Nature has the unique capability to tap the resources available for the benefit of living organisms. One such classic example is natural photosynthesis which harvests solar energy. Photosynthetic organisms including plants, algae and photosynthetic bacteria are considered as the great masters of solar energy harvesting. Pigments (chlorophylls and carotenoids) are the primary components of natural light harvesting systems, responsible for converting the energy of an absorbed photon into an electronic excitation. The mesoscale organization of these pigment molecules in the photosynthetic membrane allows the unidirectional excitation energy transfer towards a reaction center, which is the final destination of the collected energy.1 Inspired by Nature, scientists have been attempting to mimic such process with the help of synthetic molecular architectures. The understanding of the mechanism involved in the natural light harvesting processes is not only helped to the design of artificial systems but also made substantial contributions to the development of nanoscale optoelectronic and photonic devices.1–7 A challenging task to the design of artificial light harvesting assemblies is the organization of chromophores with precise control on distance and orientation, which is an indispensable criterion for efficient energy transfer. Several strategies have adopted for this purpose. Among them, self-organization of chromophores owing to its similarity with natural light harvesting assemblies has attracted considerable interest. Apart from this, self-assembly of chromophores, especially that of linearly π-conjugated systems have paramount importance in the emerging field of molecular and supramolecular electronics.8–11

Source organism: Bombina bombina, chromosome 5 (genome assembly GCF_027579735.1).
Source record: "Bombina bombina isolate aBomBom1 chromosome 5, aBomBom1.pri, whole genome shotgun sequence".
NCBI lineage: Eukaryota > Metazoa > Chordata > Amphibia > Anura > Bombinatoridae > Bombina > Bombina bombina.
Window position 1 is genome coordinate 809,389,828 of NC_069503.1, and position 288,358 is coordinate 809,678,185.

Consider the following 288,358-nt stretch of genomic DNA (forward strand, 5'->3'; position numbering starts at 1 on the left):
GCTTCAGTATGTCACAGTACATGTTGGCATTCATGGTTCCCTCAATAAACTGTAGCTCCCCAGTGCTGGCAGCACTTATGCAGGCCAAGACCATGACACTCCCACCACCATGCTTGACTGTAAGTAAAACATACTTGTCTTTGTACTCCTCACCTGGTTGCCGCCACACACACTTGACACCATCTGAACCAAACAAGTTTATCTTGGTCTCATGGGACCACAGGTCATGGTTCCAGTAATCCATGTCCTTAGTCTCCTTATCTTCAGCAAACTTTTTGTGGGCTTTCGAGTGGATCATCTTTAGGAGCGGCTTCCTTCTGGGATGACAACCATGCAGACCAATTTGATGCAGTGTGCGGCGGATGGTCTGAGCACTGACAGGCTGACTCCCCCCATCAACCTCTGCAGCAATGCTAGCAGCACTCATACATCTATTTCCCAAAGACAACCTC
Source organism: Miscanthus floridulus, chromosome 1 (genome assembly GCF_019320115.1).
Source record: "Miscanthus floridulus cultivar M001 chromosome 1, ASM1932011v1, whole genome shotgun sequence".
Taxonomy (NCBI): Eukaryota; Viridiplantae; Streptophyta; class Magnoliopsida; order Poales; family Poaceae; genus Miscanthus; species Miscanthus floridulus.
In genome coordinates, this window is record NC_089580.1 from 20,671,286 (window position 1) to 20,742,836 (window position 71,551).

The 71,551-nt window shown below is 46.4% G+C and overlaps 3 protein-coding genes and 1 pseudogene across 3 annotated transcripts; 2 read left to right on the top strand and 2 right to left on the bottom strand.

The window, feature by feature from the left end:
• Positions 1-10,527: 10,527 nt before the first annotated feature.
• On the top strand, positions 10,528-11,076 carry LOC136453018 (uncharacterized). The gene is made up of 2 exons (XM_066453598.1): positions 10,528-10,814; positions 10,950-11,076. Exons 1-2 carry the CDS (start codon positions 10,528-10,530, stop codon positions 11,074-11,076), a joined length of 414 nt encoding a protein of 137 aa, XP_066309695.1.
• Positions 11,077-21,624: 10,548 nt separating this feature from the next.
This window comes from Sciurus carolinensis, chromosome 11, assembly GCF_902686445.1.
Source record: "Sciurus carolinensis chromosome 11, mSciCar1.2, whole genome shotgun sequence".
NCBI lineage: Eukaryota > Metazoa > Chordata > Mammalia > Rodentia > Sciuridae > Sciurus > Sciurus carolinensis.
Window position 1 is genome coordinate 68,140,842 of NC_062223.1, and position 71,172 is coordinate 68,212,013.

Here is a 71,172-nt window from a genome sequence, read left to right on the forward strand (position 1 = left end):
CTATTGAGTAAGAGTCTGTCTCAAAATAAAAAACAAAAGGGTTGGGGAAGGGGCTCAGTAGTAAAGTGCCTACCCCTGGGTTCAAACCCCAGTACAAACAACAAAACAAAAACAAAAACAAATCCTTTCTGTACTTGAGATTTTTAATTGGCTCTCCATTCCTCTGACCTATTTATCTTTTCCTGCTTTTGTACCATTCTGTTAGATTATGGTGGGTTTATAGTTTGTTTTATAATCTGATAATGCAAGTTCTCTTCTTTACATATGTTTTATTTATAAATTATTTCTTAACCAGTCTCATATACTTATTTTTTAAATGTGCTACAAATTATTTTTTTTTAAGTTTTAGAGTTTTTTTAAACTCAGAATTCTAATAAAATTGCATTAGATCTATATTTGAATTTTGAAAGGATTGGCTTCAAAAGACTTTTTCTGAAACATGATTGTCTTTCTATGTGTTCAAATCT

Recently, excitation energy transfer in supramolecular aggregates derived from the self-assembly of π-conjugated molecules have been reported.12–18 For example, in the excited state, self-assembled oligo(p-phenylenevinylene)s (OPVs) are known to be excellent energy donors to suitable acceptors.12–16 The majority of these studies have been demonstrated with aggregates which are present in solution as dynamic self-assemblies, though there are a few exceptions. In order to improve the efficiency of energy transfer and also from the view point of device applications, it is important to understand the energy transfer processes in extended self-assemblies of donor–acceptor systems. In this context, energy transfer in gel scaffolds has attracted significant attention. The purpose of the present tutorial review is to put into perspective the recent developments in the design of supramolecular light harvesting assemblies, particularly the use of chromophore based organogels as scaffolds for excitation energy transfer. Emphasis has been given to OPV based organogels as excitation energy transfer donors. Since molecular self-assembly and gel chemistry are at the centre stage of contemporary research, both from fundamental and technological significance, it is appropriate and timely to provide an overview of the recent developments and future potentials of this area to the scientific community. In the subsequent discussions, the basic requirements of donor–acceptor energy transfer systems, importance of chromophore organization, role of organogelators as media for energy transfer, and chromophore based organogelators as energy donor scaffolds to the design of light harvesting assemblies are included.